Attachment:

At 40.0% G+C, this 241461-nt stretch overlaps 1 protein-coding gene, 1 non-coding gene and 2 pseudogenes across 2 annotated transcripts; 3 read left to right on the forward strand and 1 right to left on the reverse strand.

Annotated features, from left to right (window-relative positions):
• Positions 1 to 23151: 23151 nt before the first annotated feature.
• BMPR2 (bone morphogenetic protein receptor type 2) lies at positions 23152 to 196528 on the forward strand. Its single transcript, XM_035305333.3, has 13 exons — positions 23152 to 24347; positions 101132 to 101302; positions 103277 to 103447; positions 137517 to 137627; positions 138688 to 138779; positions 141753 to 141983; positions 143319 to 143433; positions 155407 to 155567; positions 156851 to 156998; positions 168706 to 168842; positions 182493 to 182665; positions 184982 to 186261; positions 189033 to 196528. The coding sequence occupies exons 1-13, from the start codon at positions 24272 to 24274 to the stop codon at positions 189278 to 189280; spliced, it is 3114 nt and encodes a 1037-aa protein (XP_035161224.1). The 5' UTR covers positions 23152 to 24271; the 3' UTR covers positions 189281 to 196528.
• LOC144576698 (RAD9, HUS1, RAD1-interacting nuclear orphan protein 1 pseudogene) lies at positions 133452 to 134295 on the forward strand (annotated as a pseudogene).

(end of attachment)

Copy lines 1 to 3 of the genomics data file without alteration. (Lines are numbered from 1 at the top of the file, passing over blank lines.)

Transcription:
At 40.0% G+C, this 241461-nt stretch overlaps 1 protein-coding gene, 1 non-coding gene and 2 pseudogenes across 2 annotated transcripts; 3 read left to right on the forward strand and 1 right to left on the reverse strand.

Annotated features, from left to right (window-relative positions):
• Positions 1 to 23151: 23151 nt before the first annotated feature.